Definition of snoop in English:


Line breaks: snoop
Pronunciation: /snuːp


[no object]
  • Investigate or look around furtively in an attempt to find out something, especially information about someone’s private affairs: your sister might find the ring if she goes snooping about (as adjective snooping) snooping neighbours
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    • The idea of the state snooping into the affairs of private citizens is anathema in a country which takes individual liberties seriously.
    • Protect your privacy and keep anyone from snooping into your information.
    • This is why she shouldn't be snooping in my private letters, for crying out loud!
    pry, enquire impertinently, be inquisitive (about), enquire, do some detective work; be curious, poke about/around, mind someone else's business, be a busybody, nose into, stick/poke one's nose in/into; interfere (in/with), meddle (in/with), intrude (on)
    informal be nosy (about), nosy
    Australian/New Zealand informal stickybeak
    investigate, explore, ferret (about/around) in, rummage in, search, delve into, peer into, prowl around, nose around/about/round, have a good look at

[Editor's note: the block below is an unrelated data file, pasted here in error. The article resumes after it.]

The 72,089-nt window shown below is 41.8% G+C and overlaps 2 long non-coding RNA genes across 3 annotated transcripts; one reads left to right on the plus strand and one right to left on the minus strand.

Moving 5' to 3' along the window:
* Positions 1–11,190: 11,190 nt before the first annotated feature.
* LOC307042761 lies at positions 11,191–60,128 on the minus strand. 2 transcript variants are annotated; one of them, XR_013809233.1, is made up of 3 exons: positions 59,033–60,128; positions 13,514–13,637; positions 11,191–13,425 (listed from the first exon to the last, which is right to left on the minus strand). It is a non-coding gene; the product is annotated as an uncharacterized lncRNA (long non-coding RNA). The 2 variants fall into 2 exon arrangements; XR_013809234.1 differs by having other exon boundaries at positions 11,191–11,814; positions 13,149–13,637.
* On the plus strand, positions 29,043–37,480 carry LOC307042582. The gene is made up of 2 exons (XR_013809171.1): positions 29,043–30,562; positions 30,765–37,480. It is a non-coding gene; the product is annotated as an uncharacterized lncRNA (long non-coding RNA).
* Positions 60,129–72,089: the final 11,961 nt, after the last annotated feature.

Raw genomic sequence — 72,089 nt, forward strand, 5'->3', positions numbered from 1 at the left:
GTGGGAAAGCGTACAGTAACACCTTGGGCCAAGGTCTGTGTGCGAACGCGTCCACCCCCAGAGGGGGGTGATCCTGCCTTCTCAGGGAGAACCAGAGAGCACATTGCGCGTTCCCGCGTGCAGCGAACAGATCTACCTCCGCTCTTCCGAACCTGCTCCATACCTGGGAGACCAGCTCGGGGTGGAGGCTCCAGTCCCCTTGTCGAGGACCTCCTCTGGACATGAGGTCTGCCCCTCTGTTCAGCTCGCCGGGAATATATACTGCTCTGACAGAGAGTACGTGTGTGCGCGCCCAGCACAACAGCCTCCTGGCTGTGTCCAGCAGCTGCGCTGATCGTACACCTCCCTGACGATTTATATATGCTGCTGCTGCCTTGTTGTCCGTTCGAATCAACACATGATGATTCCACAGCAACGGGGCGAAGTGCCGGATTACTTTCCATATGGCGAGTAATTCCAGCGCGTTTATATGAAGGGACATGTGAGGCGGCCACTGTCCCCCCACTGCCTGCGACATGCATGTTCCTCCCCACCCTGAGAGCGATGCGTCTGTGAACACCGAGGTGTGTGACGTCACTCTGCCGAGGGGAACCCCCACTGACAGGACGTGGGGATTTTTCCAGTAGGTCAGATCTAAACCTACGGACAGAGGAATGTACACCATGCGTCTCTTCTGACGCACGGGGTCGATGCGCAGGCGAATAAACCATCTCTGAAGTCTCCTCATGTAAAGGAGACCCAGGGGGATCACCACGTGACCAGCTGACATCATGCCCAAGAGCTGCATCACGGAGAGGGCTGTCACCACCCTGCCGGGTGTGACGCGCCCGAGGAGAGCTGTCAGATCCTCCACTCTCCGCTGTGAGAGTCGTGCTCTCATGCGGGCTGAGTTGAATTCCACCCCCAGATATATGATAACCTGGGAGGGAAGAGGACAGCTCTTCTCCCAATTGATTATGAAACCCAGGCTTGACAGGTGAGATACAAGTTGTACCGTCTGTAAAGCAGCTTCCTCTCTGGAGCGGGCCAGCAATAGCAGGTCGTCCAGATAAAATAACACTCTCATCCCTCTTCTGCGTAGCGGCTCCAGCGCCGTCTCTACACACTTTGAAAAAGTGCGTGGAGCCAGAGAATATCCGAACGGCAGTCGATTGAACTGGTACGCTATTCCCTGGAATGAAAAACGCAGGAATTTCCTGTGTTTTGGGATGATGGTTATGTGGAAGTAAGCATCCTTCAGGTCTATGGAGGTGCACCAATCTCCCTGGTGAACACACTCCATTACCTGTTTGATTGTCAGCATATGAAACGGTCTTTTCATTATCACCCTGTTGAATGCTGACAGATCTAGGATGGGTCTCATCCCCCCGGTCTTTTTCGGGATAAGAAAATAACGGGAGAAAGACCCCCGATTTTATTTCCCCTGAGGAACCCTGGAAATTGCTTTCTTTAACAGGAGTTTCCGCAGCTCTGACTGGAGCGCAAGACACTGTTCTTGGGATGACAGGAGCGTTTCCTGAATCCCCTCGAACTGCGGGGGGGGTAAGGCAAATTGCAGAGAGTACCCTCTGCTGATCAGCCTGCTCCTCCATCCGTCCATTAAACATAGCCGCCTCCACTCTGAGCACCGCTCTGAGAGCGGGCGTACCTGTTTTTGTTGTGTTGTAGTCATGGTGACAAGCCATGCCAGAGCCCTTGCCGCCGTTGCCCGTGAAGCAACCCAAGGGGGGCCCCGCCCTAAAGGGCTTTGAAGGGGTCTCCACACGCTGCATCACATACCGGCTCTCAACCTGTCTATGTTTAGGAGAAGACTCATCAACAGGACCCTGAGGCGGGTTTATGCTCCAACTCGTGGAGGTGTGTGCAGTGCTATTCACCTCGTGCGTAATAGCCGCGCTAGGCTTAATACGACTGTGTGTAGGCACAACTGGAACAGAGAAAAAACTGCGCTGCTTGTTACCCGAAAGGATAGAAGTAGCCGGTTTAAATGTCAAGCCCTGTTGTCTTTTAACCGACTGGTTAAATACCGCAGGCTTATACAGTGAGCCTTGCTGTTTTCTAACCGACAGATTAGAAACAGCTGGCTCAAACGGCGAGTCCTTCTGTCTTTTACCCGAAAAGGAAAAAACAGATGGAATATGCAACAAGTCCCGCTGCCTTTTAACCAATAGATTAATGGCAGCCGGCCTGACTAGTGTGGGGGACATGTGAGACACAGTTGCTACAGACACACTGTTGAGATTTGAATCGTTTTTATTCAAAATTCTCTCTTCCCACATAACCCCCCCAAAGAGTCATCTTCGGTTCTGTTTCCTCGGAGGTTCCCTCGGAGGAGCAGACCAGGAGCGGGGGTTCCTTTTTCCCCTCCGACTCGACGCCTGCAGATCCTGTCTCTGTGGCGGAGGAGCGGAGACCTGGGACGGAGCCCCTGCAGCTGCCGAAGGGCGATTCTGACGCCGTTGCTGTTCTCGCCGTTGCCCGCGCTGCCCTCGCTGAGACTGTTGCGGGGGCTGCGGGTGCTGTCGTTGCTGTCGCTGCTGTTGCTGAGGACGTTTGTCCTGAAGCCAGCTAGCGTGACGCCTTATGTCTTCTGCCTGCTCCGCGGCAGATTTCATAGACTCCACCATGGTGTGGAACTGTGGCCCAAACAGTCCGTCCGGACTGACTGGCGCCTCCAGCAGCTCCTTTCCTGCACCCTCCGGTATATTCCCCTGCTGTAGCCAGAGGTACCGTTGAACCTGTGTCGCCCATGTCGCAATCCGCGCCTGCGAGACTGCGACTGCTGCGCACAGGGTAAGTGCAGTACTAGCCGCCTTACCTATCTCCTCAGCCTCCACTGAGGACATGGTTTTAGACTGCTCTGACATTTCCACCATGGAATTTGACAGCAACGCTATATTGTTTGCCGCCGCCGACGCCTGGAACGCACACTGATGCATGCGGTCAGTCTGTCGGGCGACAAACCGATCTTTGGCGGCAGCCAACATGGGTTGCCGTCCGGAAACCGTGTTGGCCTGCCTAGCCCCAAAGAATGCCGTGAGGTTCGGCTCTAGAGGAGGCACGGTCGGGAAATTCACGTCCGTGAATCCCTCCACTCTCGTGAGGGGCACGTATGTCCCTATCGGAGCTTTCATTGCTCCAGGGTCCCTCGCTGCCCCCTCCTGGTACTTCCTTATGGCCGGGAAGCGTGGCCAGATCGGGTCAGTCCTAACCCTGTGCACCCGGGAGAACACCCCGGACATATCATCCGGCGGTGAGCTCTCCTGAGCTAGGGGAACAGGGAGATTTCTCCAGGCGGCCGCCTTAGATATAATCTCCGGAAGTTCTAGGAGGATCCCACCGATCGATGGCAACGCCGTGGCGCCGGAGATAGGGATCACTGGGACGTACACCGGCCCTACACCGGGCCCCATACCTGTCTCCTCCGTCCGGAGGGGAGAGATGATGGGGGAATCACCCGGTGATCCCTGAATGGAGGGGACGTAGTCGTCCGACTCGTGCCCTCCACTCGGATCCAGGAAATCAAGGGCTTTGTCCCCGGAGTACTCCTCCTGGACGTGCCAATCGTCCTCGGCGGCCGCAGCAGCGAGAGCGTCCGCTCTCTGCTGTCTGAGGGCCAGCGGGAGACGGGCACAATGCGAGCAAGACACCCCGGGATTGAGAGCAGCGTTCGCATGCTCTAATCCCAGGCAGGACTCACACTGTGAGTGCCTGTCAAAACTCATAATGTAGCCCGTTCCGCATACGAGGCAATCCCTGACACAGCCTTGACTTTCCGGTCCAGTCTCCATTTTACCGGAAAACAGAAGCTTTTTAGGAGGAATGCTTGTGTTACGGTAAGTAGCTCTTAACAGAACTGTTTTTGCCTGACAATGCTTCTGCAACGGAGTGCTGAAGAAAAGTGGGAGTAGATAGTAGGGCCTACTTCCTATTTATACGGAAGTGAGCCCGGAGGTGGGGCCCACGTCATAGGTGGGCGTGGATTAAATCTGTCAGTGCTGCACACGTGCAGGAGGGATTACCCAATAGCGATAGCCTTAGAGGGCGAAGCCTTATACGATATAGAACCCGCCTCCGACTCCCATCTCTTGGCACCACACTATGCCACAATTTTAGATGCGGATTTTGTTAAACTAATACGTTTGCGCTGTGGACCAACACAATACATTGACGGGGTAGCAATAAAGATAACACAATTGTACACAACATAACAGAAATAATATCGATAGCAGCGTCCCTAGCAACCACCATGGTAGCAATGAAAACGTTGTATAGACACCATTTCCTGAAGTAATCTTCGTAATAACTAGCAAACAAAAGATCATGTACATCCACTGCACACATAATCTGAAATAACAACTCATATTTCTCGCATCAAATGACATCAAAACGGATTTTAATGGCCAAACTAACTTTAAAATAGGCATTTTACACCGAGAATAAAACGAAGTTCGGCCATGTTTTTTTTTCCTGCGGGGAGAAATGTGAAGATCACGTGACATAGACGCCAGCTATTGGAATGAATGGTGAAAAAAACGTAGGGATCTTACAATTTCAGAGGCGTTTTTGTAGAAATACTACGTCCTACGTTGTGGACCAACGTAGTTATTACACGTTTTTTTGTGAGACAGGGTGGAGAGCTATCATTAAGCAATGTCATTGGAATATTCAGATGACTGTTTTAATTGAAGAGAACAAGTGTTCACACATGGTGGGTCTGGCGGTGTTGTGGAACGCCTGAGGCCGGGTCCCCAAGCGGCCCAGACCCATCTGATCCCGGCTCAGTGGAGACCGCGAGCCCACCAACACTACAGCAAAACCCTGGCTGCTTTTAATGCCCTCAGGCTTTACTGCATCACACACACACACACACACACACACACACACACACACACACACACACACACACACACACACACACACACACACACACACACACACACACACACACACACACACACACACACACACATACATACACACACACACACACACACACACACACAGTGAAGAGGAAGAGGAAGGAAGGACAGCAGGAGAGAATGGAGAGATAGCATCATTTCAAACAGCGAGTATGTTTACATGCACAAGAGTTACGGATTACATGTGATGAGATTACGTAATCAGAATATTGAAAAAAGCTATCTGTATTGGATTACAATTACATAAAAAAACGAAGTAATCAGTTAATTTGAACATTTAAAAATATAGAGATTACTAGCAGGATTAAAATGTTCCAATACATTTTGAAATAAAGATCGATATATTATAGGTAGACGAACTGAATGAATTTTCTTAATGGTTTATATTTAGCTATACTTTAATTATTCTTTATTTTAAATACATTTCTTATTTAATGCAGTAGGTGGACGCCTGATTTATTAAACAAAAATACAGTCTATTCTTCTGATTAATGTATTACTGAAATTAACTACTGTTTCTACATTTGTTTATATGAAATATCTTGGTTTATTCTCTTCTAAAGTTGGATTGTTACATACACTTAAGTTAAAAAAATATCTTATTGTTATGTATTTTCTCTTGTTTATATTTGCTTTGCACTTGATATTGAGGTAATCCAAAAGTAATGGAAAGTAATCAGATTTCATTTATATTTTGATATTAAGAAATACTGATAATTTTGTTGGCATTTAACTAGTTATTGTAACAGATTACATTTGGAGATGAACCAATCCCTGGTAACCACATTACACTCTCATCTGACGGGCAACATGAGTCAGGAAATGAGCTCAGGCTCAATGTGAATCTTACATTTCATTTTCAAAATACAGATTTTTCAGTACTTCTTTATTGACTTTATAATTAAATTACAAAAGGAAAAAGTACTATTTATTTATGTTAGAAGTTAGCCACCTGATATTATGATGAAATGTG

[in singular] Back to top  
  • 1A furtive investigation: I could go back to her cottage and have another snoop
    More example sentences
    • And if the neighbour dares to try and poke his nose in, pretending to wish me many happy returns when all he really wants is a good snoop around, he'll wish he hadn't.
    search, nose, look, prowl, ferret, poke, exploration, investigation
  • 1.1A person who furtively tries to find out information about someone’s private affairs: I start talking without admitting that I’m a professional snoop
    More example sentences
    • Hiring a professional snoop is a good way to find out.
    • And, as usual, the law is unlikely to catch the professional snoop.
    • Those punish snoops who pry into someone else's private affairs, anyone who publicly discloses embarrassing private facts, and publicity that shows someone in a false light.





More example sentences
  • Curious and snoopy, we all watched as they both got out of their cars.
  • True the regime is snoopy and paranoid, but there is one perspective which should be taken into account by anybody who wants to start criticising them.
  • He is not a snoopy, self-righteous, trouble-making person.
eavesdropper, pryer, interferer, meddler, busybody; investigative journalist; investigator, detective, private detective, private investigator, operative; British enquiry agent
North American informal private dick, peeper, shamus, gumshoe
Australian/New Zealand informal stickybeak
informal , • dated hawkshaw, sherlock
North American dated Pinkerton


mid 19th century: from Dutch snœpen 'eat on the sly'.

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